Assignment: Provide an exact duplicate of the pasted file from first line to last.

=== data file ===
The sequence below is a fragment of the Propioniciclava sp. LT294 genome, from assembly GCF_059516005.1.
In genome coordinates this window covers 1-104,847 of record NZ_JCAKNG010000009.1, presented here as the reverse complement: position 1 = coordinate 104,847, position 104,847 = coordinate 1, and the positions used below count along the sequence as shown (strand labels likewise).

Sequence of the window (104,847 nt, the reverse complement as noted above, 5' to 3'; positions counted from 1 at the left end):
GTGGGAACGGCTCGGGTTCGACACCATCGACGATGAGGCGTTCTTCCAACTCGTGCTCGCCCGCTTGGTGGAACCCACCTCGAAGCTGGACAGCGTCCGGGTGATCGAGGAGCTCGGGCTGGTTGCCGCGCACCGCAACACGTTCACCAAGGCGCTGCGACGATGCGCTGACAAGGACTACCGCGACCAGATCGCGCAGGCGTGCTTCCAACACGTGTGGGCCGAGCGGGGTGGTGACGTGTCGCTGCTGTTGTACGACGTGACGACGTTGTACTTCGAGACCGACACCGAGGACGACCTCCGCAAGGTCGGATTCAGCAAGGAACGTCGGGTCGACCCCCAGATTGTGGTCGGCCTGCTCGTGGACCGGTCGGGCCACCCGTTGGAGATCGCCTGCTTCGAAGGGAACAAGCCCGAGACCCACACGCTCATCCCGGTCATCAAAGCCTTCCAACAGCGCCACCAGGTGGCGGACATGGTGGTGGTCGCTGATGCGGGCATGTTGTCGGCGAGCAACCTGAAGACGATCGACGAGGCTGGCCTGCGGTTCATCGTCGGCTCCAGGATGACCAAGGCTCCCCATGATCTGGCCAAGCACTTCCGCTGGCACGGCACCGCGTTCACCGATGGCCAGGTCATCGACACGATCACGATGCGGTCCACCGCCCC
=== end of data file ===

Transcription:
The sequence below is a fragment of the Propioniciclava sp. LT294 genome, from assembly GCF_059516005.1.
In genome coordinates this window covers 1-104,847 of record NZ_JCAKNG010000009.1, presented here as the reverse complement: position 1 = coordinate 104,847, position 104,847 = coordinate 1, and the positions used below count along the sequence as shown (strand labels likewise).

Sequence of the window (104,847 nt, the reverse complement as noted above, 5' to 3'; positions counted from 1 at the left end):
GTGGGAACGGCTCGGGTTCGACACCATCGACGATGAGGCGTTCTTCCAACTCGTGCTCGCCCGCTTGGTGGAACCCACCTCGAAGCTGGACAGCGTCCGGGTGATCGAGGAGCTCGGGCTGGTTGCCGCGCACCGCAACACGTTCACCAAGGCGCTGCGACGATGCGCTGACAAGGACTACCGCGACCAGATCGCGCAGGCGTGCTTCCAACACGTGTGGGCCGAGCGGGGTGGTGACGTGTCGCTGCTGTTGTACGACGTGACGACGTTGTACTTCGAGACCGACACCGAGGACGACCTCCGCAAGGTCGGATTCAGCAAGGAACGTCGGGTCGACCCCCAGATTGTGGTCGGCCTGCTCGTGGACCGGTCGGGCCACCCGTTGGAGATCGCCTGCTTCGAAGGGAACAAGCCCGAGACCCACACGCTCATCCCGGTCATCAAAGCCTTCCAACAGCGCCACCAGGTGGCGGACATGGTGGTGGTCGCTGATGCGGGCATGTTGTCGGCGAGCAACCTGAAGACGATCGACGAGGCTGGCCTGCGGTTCATCGTCGGCTCCAGGATGACCAAGGCTCCCCATGATCTGGCCAAGCACTTCCGCTGGCACGGCACCGCGTTCACCGATGGCCAGGTCATCGACACGATCACGATGCGGTCCACCGCCCC